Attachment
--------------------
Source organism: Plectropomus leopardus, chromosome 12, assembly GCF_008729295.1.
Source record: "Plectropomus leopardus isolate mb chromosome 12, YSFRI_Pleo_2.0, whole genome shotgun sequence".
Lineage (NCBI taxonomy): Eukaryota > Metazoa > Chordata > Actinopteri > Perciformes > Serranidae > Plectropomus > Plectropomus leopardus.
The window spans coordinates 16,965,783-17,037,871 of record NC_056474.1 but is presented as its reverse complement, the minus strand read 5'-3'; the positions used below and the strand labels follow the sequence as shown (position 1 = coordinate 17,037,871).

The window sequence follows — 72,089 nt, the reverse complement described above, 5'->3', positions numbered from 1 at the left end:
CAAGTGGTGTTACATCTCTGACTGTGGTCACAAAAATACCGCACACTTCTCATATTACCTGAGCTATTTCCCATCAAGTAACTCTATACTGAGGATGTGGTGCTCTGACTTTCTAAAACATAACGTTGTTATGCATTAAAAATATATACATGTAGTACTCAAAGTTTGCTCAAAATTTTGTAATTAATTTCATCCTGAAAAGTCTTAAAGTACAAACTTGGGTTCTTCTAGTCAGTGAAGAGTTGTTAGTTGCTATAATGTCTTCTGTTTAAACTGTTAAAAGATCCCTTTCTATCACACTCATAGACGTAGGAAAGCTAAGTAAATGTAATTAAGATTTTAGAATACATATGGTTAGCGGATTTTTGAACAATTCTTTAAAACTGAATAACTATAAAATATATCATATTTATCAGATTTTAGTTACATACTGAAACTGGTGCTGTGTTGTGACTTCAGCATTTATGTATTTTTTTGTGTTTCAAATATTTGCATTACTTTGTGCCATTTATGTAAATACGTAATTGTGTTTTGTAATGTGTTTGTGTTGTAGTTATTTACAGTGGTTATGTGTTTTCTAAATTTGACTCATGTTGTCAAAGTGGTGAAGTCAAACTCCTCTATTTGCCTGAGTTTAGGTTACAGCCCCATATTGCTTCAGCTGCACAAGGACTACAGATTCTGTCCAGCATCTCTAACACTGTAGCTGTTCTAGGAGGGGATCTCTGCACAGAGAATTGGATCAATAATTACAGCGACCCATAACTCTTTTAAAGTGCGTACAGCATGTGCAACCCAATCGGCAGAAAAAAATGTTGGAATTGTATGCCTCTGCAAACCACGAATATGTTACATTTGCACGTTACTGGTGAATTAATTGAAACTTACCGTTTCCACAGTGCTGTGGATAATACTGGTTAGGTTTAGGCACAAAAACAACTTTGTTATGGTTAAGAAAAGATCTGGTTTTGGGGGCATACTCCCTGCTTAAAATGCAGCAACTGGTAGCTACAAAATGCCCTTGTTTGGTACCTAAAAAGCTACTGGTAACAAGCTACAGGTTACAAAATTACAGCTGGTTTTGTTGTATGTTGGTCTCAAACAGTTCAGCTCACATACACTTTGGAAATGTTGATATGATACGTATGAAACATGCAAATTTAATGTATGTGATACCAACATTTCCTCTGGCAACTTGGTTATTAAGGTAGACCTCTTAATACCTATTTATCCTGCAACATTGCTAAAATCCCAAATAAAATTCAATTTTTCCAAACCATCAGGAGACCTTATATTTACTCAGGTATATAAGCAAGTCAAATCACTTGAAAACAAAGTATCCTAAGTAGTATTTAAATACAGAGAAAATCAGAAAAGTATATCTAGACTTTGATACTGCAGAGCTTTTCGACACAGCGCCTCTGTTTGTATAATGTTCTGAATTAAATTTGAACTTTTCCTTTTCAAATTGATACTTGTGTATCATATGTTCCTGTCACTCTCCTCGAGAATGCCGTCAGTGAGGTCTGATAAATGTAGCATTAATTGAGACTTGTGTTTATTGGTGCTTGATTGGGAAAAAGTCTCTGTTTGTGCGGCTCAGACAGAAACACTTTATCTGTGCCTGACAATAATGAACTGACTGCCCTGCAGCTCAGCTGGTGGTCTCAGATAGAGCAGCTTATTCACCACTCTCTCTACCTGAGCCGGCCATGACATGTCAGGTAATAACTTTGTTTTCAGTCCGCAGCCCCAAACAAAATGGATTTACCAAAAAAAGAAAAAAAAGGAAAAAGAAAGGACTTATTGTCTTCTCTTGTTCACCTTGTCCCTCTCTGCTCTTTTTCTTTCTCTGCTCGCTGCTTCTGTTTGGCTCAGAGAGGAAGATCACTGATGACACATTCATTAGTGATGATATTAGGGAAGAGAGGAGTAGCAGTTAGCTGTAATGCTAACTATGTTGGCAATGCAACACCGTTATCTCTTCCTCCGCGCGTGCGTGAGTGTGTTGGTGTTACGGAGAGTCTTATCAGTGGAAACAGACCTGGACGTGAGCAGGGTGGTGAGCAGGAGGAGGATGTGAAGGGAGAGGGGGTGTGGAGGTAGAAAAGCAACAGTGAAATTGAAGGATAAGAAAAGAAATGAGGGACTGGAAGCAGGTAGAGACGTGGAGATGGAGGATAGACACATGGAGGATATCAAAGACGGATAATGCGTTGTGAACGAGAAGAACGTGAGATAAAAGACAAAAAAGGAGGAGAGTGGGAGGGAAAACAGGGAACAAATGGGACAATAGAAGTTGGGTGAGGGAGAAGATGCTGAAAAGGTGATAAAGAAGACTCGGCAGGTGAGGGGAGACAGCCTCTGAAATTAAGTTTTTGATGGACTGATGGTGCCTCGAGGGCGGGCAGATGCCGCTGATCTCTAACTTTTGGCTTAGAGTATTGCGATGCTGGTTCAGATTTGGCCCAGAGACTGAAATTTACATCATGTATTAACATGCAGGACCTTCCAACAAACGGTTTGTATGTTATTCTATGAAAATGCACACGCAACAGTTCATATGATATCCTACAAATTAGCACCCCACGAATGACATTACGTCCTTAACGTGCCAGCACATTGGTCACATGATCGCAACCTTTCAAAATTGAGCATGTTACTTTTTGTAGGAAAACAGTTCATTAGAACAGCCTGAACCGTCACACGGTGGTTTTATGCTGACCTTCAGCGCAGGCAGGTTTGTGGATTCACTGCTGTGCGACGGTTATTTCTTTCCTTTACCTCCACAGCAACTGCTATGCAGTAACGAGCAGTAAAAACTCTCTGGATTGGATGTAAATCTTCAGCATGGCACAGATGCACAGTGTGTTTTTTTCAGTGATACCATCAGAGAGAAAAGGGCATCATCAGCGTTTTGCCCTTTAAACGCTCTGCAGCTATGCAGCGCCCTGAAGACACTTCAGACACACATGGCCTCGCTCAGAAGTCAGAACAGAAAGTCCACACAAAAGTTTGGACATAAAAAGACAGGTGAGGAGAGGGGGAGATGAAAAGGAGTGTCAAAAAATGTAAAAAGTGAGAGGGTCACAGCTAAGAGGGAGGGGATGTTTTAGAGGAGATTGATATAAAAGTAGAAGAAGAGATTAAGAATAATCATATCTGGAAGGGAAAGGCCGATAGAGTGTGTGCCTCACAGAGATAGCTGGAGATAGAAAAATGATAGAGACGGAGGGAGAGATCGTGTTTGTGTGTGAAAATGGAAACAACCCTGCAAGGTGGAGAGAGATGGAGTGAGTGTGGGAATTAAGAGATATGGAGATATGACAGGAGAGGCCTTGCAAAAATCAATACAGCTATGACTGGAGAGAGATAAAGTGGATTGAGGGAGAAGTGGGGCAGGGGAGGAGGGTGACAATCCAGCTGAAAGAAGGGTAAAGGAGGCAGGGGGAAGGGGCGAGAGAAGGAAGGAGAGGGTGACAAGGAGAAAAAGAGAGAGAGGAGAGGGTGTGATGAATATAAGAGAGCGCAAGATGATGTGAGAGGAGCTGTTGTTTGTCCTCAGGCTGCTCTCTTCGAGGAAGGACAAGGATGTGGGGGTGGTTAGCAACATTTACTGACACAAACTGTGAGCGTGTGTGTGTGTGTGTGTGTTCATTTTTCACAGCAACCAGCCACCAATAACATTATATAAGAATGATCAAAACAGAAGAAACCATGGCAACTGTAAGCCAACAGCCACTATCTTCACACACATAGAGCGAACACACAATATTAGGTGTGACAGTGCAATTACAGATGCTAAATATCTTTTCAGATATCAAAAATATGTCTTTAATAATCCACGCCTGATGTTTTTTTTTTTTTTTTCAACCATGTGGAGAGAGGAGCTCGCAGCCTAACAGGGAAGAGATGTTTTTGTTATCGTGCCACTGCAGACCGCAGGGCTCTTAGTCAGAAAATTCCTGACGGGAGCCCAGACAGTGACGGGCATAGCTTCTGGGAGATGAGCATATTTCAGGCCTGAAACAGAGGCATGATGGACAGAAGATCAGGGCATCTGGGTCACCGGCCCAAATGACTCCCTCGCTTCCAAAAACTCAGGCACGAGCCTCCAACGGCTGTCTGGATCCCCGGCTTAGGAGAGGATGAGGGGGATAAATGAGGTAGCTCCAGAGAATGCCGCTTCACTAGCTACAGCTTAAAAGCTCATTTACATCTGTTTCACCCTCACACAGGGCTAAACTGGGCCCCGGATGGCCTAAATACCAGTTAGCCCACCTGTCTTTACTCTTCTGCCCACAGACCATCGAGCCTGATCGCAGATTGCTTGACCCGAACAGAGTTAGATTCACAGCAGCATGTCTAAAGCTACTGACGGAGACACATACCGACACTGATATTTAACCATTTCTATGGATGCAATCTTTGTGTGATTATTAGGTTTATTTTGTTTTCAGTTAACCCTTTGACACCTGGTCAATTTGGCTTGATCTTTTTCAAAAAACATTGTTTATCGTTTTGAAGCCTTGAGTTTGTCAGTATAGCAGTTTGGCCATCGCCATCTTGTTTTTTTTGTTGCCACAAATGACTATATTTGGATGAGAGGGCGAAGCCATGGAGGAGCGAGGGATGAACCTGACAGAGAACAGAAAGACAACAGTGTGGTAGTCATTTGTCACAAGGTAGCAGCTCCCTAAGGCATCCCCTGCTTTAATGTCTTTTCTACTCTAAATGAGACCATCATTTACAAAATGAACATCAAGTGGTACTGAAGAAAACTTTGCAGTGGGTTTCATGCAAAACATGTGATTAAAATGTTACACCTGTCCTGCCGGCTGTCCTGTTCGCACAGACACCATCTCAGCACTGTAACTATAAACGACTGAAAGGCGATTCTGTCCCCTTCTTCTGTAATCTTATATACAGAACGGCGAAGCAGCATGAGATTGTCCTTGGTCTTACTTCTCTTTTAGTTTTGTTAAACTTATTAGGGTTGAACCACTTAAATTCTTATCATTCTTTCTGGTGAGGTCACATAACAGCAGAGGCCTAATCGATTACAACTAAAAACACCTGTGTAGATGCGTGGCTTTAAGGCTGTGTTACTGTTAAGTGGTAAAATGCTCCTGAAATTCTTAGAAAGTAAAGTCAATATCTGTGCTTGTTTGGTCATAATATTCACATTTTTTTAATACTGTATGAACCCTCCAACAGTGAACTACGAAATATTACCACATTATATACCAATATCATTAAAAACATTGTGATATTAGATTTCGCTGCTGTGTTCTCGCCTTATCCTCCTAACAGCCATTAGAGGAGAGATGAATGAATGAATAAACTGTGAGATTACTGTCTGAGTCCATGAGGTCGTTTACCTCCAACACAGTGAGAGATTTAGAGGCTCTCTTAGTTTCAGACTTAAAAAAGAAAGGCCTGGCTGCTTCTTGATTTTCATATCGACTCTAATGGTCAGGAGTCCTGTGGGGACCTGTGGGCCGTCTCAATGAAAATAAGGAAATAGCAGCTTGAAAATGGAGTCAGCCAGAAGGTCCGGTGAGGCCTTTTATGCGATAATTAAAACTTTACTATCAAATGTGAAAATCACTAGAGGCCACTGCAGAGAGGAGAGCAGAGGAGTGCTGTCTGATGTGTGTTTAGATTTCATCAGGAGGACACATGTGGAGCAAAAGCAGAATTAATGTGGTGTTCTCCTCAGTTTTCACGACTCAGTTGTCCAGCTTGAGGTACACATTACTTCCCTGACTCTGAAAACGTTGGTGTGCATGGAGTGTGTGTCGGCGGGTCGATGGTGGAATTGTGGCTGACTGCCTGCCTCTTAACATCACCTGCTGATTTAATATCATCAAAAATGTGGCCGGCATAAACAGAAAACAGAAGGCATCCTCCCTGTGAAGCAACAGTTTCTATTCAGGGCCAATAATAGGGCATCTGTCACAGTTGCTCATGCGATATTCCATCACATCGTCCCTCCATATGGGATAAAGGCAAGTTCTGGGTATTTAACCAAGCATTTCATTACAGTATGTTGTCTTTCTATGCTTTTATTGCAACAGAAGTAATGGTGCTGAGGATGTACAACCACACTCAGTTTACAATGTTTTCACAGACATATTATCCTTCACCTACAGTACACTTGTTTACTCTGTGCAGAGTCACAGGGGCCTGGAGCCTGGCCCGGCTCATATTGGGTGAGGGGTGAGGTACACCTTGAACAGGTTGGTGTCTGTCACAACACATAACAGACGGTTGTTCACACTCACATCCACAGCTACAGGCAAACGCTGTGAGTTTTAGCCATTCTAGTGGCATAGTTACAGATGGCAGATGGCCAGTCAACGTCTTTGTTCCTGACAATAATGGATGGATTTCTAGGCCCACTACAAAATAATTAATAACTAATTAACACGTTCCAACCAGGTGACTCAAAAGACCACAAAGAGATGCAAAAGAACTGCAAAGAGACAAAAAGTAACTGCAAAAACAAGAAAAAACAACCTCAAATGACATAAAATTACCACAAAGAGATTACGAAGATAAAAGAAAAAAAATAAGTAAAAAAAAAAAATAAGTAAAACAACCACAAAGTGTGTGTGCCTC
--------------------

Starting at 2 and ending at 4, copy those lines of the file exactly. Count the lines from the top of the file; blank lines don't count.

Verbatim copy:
Source record: "Plectropomus leopardus isolate mb chromosome 12, YSFRI_Pleo_2.0, whole genome shotgun sequence".
Lineage (NCBI taxonomy): Eukaryota > Metazoa > Chordata > Actinopteri > Perciformes > Serranidae > Plectropomus > Plectropomus leopardus.
The window spans coordinates 16,965,783-17,037,871 of record NC_056474.1 but is presented as its reverse complement, the minus strand read 5'-3'; the positions used below and the strand labels follow the sequence as shown (position 1 = coordinate 17,037,871).